Due to the COVID-19 pandemic, the 2020 Garden Plot program is cancelled. Read more about The City’s response to COVID here.x
Garden Plot Program
Garden Plot program 2020 season - CANCELLED
Michener Gardens (3809 55 Street)
- Surrounded by natural area, this quiet and picturesque site is a great gardening location.
- Michener Garden Plots Map (pdf)
Piper Creek Gardens (1709 40 Avenue)
- This property is a former farmstead and has old country farming charm.
- Located south of the Waste Transfer Site along Piper Creek.
- Piper Creek Garden Plots Map (pdf)
Parkside Gardens (5320 67 Street)
- Immediately adjacent to Parkside South plots is a playground and on Parkside North is a Community Food Forest for you to use and enjoy.
- Located north of Save on Foods, located off Nash Street (both north and south side).
- Parkside Garden Plots Full Map (pdf)
- Parkside Garden Plots North Map (pdf)
- Parkside Garden Plots South Map (pdf)
Twin Spruce Gardens
- Nestled in south east Red Deer across from the County Fire Hall is the newest garden plots location, Twin Spruce Gardens. This name celebrates a rich history of gardening, orchards and agriculture in the area.
- Located on the south west corner of 30 Avenue and 19 Street.
- Twin Spruce Garden Plot Map (pdf)
Plot Sizes and Pricing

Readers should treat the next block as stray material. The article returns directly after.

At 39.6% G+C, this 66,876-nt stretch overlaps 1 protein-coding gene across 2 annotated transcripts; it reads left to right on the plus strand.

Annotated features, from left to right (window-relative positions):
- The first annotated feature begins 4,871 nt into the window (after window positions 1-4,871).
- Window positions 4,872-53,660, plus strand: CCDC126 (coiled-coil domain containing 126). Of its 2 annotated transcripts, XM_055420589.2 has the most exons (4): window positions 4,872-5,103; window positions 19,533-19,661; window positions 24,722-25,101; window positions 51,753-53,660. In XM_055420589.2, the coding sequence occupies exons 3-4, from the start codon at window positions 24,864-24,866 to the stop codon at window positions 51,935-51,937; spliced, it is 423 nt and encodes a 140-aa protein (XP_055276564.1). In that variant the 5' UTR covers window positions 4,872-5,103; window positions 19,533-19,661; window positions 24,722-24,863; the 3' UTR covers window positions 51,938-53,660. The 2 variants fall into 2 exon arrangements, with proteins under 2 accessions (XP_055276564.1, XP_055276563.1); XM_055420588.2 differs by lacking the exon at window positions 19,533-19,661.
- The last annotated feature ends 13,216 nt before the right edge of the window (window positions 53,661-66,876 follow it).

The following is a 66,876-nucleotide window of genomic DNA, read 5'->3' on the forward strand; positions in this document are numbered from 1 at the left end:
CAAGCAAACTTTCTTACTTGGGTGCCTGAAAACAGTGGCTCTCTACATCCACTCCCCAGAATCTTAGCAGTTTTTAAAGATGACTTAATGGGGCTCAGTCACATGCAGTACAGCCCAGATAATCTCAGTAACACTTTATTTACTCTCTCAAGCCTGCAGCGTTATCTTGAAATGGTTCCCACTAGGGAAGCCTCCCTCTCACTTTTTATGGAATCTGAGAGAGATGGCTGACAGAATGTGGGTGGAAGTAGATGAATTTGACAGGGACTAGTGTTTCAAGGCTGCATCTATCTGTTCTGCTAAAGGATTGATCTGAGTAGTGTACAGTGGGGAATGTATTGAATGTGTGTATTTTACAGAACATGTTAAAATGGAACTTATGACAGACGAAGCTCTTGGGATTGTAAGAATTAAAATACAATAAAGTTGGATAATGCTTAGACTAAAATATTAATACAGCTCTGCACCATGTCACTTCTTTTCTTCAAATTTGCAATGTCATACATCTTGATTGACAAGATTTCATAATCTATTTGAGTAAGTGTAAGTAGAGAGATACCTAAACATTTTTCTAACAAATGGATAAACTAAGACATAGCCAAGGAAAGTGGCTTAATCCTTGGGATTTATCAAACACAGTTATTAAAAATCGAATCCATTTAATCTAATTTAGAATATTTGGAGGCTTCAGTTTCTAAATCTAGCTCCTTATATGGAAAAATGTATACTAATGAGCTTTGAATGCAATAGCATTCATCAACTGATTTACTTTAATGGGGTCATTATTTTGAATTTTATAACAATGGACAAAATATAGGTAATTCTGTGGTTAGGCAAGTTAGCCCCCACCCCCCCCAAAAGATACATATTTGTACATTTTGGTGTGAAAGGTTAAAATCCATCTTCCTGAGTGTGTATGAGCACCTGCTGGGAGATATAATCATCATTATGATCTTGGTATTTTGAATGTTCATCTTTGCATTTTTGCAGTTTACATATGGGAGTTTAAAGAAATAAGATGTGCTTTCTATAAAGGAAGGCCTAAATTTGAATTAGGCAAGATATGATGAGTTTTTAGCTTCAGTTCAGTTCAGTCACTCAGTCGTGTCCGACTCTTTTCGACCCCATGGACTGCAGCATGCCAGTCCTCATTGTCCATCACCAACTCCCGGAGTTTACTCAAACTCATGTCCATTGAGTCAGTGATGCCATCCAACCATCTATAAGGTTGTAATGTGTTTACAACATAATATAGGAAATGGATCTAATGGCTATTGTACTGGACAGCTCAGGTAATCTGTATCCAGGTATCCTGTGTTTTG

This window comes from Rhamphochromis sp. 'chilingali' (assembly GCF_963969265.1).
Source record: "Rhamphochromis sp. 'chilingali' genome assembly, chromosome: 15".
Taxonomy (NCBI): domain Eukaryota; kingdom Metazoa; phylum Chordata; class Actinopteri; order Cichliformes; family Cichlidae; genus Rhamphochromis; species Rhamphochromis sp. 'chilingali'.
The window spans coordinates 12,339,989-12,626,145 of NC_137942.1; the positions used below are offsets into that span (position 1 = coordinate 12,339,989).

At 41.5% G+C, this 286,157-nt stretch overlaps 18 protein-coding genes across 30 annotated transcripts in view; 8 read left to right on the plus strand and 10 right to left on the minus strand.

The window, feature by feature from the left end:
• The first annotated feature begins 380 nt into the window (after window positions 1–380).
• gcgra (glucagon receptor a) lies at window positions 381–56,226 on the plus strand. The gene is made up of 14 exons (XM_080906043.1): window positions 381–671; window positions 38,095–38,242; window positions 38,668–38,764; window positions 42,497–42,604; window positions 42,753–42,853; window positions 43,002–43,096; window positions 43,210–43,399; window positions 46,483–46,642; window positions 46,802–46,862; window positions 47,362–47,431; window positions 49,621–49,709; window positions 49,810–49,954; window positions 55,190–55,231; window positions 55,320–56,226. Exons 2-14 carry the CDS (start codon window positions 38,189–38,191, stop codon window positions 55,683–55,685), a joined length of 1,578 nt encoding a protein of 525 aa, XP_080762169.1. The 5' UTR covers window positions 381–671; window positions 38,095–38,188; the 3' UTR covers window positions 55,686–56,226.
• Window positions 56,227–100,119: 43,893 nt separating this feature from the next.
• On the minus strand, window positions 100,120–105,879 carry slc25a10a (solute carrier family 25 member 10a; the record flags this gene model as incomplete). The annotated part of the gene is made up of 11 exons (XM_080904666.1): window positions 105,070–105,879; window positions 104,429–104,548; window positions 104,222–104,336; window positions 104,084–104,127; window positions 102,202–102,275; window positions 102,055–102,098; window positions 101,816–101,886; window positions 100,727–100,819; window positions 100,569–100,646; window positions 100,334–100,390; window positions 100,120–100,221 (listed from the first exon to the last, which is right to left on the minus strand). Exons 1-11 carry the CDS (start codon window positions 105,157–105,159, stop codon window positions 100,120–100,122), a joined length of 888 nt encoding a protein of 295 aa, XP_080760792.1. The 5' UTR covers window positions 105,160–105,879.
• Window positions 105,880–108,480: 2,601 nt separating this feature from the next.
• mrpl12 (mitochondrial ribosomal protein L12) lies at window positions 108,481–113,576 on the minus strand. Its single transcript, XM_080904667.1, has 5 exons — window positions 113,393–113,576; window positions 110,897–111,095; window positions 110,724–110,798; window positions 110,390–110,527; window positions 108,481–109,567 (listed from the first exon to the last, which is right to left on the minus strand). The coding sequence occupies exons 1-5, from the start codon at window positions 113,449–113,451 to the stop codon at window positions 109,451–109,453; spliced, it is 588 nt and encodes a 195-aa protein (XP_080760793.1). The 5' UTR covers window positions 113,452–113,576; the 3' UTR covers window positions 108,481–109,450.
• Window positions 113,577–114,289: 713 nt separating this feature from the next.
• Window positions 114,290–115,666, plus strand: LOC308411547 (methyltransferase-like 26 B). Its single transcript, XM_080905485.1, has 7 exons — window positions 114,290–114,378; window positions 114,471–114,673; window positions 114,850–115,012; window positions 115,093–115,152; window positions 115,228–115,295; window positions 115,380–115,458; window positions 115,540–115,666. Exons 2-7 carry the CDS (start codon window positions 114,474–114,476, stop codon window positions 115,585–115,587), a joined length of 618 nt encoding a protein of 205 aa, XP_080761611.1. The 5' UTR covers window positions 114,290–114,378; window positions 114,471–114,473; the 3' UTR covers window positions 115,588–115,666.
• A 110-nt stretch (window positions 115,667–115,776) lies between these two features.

|Size||Cost Per Season|
|Large - 120m2 (10x12m)||47.00|
|Medium - 60m2 (10x6m)||30.00|
|Small - 30m2 (5x6m)||18.00|
We accept all methods of payment including cash, cheque, debit, Mastercard and Visa credit cards.
City of Red Deer garden plots are pesticide-free (Parks & Public Facilities Bylaw 3255/2000). Conventional pesticides (including herbicides, insecticides, fungicides and rodenticides) are prohibited. Certain ecologically sensitive pest control products may be considered at the discretion of The City of Red Deer Parks section. Please refer to our Garden Resource Sheet (pdf) .
As an added measure of environmental protection you are encouraged to only use organic fertilizers and soil amendments as opposed to synthetic or chemical ones. Organic materials such as manure, compost and bone meal help to build up the soil and promote a healthy soil ecosystem. Though synthetic or chemical fertilizers provide plants with quick food, they do nothing to sustain the soil. Furthermore chemical runoff and ground seepage from gardens into adjacent natural areas and water bodies can negatively affect the health of those fragile ecosystems.
For more information on gardening opportunities please contact:
8 a.m. - 4 p.m., Monday to Friday